Open Science


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Open Science

  1. 1. Open Science: Past,Present and FutureAndrea Miller-NesbittLife Sciences
  2. 2. Outline• What is Open Science?• How did we get here?• How is Open Science currently being practiced?• How can we participate as librarians?• What is in store for the future?
  3. 3. Open Science “Open science is the idea that scientific knowledge of all kinds should be openly shared as early as is practical in the discovery process” -Michael Nielson
  4. 4. The Past: How did we get here?• Thousands of years ago • Empirical science – describing natural phenomena• Last few hundred years • Theoretical science – using models and generalizations to explain phenomena• Last few decades • Computational science – using digital technology to simulate phenomena
  5. 5. The Fourth Paradigm • Data intensive scientific discovery • Unifying theory, experiment and simulation • Data exploration
  6. 6. Growth of GenBank (1982-2008)
  7. 7. HGP and the Bermuda Agreement 1) Primary genomic sequences should be in the public domain 2) Primary genomic sequence should be rapidly released
  8. 8. The Present: Open Science at Work
  9. 9. Current Challenges • Legislation and policy • International, federal, provincial, institutional • Intellectual property rights issues • Infrastructure • Data deluge • Economic sustainability • Interoperability • Training and support • Standardized training for researchers and information professionals • Scientific culture • Publish or perish • Fear of misinterpretation
  10. 10. Solutions
  11. 11. Canadian Context• Canadian Institutes of Health Research • Must deposit certain data types upon publication • Must keep all data for a minimum of five years• Natural Sciences and Engineering Research Council • Strategic Network Grants Guidelines • Encourages researchers to share data within a reasonable period of time• Social Sciences and Humanities Research Council • SSHRC Research Data Archiving Policy • Must deposit data within two years within two years of project completion
  12. 12. Role of the librarian data management plan Help users integrate collect access data Data lifecycle Identify and analyze describe apply appropriate metadata preserve Identify appropriate repository
  13. 13. Role of the librarian • Planning and data management • Metadata and archiving support • Finding and using relevant infrastructure • Building and managing institutional policies and repositories • Support and training
  14. 14. The Future…
  15. 15. Selected SourcesAllard, S. (2012). DataONE: Facilitation eScience through collaboration. Journal of eScience Librarianship, 1(1), 4-17.Carlson, J., Fosmire, M., Miller, C. C., & Nelson, M. S. (2011). Determining data information literacy needs. Libraries and the academy, 11(2), 629-657.Hey, A. J. G., Tansley, S., & Tolle, K. M. (Eds.). (2009). The fourth paradigm : data-intensive scientific discovery. Redmond, Wash.: Microsoft Research.Martin, E., Leger-Hornby, T., & Kafel, D. (2012). Frameworks for data management curriculum: Course plans for data management instruction to undergraduate and graduate students in science, health sciences and engineering programs. Retrieved from Research Council of Canada. (2012, January 30, 2012). Research Data Strategy Retrieved April 16, 2012, from, M. A. (2012). Reinventing discovery : the new era of networked science. Princeton, N.J.: Princeton University Press.Ouellette, F. (2011). Data sharing: bioinformatics of cancer genomics. The 2011 Canadian Research Data Summit. Power Point Presentation. Retrieved from, K. (2011). Comprehensive brief on open access to publications and research data for the federal granting agencies. Retrieved from, C., Steeves, C., & Ward, J. (2010). E-Science and data support services: A study of ARL member institutions. Report. Retrieved from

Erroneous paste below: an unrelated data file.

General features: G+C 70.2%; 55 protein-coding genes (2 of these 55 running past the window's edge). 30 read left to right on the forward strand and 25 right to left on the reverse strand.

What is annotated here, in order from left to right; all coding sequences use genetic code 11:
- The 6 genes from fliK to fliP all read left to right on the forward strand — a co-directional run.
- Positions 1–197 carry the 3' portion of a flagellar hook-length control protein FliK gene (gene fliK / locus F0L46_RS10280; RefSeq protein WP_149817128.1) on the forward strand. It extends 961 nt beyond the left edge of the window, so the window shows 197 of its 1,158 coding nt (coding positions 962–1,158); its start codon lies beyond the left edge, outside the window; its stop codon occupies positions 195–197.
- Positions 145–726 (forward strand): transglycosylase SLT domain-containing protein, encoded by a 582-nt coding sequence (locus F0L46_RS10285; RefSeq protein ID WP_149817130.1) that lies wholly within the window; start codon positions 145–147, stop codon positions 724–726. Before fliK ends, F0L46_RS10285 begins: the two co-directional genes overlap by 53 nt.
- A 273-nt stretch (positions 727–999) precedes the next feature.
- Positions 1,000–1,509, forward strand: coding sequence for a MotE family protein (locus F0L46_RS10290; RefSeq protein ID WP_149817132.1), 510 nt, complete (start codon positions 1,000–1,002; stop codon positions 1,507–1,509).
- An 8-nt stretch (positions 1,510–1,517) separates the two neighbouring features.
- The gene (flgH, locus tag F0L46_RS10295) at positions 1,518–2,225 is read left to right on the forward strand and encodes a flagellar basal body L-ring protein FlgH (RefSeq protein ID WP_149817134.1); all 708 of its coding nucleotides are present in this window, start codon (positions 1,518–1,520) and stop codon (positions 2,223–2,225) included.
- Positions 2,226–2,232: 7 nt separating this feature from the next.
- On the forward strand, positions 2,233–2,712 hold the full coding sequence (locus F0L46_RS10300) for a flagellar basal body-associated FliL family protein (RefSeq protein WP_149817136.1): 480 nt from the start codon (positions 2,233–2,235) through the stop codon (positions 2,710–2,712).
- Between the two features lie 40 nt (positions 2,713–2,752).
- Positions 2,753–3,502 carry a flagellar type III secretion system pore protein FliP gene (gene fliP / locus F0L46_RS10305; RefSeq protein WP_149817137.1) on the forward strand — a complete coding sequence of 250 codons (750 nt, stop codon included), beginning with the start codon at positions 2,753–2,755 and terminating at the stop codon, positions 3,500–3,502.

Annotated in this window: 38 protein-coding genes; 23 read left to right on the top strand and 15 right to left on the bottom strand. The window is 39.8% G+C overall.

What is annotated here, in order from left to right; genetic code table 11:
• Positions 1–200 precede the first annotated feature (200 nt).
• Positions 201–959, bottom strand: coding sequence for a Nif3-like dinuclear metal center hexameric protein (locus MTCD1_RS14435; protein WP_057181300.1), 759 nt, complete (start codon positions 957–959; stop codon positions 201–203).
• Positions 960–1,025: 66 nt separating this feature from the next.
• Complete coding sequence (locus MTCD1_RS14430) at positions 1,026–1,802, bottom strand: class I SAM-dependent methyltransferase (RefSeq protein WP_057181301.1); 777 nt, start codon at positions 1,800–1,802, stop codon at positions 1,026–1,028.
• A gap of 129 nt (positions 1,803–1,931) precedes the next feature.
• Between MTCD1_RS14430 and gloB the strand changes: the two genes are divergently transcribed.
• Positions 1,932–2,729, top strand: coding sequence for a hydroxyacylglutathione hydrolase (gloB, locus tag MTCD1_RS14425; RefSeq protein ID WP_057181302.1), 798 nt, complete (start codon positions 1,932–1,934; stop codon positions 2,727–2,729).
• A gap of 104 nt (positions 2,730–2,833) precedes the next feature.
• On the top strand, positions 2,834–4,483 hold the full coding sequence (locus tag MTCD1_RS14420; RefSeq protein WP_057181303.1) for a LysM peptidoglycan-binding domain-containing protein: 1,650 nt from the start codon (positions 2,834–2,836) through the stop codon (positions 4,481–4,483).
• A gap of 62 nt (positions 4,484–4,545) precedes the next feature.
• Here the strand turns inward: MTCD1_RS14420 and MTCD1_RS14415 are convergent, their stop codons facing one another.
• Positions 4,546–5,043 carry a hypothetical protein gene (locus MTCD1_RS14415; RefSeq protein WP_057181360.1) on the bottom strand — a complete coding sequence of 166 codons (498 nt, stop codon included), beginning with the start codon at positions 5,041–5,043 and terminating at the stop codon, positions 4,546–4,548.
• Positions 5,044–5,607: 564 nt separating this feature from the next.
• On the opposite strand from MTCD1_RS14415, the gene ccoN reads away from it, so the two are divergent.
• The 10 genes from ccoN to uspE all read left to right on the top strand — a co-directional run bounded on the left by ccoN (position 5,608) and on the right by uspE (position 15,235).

16. 16. Questions? Andrea Miller-Nesbitt (514) 398-1663• What are the implications of data- intensive science on library collections?• Will we see large groups of non-scientists co-authoring papers?
  17. 17. Suggested Resources for LibrariansResource Content LinkeSciences portal for Provides useful links to overviews of http://esciencelibrary.umassmed.eduNew England librarians eScience, data management support, /index science basics for non-scientists, etc.Open Science list serve Relatively low-volume list for the open science community o/open-scienceJournal of eScience Open access, peer-reviewed journal which began in 2012 eslib/Data information Information about a data information literacy program being developed by a e/home number of academic libraries in the U.S.A.The Fourth Paradigm A continuation of the published book The Fourth Paradigm igm/Inter-university Provides training in data access, for curation and analysis for social science b/ICPSR/index.jsppolitical and social research communityresearchARL eScience survey Various links for institutions planning page to support eScience cien/esciensurvey/ tml